As I've mentioned before, I first visited Lisbon back in 2009. I brought back a souvenir for The Belated Birthday Girl - a t-shirt featuring a whimsical illustration of how the city's trams work. Which is odd, because I don't think I encountered a single tram while I was over there: I've looked at the route between the airport and the industrial estate I was trapped on for two days, and I wouldn't have crossed a tram line at any point on that journey. I'm guessing I saw the t-shirt at the airport and thought it was fun.
Nine years later, we finally got to ride on one. They don't have a plug on the end at all! This is just one of the many discoveries we made during our six days in Lisbon in late July. Here are a few more.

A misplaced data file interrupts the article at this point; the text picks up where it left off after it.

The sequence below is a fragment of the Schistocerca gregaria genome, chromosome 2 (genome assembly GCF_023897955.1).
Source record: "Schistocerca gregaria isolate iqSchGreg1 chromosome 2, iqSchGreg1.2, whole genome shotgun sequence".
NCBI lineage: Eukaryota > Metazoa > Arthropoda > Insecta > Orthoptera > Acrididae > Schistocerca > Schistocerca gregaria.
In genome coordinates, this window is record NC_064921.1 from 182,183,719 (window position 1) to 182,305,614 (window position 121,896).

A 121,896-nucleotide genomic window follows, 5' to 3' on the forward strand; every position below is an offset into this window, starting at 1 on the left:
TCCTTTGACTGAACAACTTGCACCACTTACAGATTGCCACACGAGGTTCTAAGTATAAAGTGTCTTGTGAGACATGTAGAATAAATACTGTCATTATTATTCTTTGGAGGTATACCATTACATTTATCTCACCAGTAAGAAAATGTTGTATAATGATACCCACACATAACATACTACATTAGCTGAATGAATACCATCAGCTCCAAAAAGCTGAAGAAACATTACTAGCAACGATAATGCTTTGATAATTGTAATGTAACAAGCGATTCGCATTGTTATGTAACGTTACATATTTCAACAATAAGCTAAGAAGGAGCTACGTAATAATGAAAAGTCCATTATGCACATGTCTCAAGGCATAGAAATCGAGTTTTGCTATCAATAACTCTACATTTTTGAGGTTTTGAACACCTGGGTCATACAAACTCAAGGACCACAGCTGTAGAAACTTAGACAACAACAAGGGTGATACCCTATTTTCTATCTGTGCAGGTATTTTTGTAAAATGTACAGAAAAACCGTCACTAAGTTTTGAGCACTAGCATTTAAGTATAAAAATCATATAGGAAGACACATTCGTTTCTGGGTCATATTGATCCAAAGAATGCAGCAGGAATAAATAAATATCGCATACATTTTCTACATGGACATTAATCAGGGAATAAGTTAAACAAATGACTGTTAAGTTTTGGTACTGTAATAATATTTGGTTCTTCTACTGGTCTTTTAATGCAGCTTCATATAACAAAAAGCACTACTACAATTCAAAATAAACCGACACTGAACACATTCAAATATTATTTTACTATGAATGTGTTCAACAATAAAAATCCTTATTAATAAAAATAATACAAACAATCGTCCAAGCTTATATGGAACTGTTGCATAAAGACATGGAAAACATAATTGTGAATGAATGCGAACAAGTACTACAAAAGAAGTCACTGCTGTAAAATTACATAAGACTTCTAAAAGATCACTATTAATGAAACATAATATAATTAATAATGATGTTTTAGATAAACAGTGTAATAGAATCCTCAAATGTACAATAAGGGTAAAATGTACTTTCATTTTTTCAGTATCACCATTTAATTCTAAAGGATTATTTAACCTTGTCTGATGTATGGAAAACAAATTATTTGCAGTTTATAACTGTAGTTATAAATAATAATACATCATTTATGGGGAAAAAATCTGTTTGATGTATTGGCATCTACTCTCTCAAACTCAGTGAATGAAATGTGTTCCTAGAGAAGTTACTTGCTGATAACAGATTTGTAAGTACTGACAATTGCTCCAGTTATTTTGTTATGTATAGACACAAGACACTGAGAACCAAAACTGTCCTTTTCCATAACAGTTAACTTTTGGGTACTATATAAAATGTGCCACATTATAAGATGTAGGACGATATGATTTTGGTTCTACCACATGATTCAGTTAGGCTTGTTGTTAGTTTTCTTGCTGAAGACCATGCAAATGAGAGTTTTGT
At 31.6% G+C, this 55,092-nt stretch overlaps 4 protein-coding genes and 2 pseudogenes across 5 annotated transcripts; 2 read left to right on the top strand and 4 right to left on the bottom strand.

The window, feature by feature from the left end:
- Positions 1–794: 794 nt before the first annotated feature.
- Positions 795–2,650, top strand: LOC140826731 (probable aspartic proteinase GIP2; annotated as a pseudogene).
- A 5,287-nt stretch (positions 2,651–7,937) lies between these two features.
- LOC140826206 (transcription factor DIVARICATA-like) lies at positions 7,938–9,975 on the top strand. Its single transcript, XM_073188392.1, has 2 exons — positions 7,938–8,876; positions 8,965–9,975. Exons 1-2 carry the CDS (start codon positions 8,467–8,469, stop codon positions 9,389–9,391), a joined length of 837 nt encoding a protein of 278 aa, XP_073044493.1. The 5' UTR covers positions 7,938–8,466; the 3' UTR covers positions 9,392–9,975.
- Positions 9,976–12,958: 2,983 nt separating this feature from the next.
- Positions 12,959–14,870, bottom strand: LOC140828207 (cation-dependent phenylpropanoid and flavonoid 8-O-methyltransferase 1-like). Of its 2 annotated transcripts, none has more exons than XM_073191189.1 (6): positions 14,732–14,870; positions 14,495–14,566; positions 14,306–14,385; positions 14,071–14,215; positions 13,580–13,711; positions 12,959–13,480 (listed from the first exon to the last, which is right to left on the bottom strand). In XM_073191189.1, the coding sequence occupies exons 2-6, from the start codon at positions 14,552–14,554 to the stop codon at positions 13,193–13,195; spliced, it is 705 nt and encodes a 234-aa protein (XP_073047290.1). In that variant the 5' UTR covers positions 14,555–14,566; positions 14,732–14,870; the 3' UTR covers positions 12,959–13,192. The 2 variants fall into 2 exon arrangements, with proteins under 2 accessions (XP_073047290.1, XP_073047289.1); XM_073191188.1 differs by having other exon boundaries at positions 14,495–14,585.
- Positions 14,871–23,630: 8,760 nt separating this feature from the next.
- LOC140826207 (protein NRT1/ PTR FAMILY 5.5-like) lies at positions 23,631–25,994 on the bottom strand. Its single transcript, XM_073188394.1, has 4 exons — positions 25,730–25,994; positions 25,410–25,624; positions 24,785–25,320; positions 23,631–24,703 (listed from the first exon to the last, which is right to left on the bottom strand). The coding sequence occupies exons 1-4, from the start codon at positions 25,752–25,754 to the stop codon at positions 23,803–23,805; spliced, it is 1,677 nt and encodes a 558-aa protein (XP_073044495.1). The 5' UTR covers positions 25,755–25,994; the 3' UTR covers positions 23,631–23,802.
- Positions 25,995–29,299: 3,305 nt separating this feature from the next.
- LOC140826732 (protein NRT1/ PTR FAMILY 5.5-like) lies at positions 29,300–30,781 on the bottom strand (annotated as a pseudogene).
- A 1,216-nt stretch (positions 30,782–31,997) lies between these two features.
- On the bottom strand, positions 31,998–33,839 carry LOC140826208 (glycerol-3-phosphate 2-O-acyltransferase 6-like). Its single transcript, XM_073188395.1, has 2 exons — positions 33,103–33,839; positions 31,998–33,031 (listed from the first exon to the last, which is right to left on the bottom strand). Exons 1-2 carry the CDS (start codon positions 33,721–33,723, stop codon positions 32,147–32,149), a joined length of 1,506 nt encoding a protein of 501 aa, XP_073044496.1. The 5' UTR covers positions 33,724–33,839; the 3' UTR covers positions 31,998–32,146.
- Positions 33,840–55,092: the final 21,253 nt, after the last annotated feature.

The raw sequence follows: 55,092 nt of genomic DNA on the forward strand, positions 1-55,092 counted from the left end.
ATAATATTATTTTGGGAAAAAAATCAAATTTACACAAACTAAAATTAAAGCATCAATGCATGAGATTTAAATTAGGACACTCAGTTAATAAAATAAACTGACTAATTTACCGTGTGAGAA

There are plenty of public transport options in Lisbon, and they're all covered by the Viva Viagem card... well, more or less. The smartcard system issued by the Carris network can be used on trains, trams, metros and buses, as well as the three funiculars and one elevator that help you cope with the multi-level nature of the city. But the catch is this: there are a variety of different one-day passes that cover various combinations of transport methods, and you can't hold two different passes on the same card simultaneously. At one point in the holiday, we end up carrying around three separate cards: one for metros and trams, one for the mainline trains out to Sintra, and a third for Sintra's independent tourist bus network. Be sure to find out exactly which pass you want, and how much it costs, before attempting to buy it from the ticket machine. On one occasion, some helpful staff offer to assist us at the machines, and then proceed to buy us the wrong bloody thing (which is partly why we end up with three cards).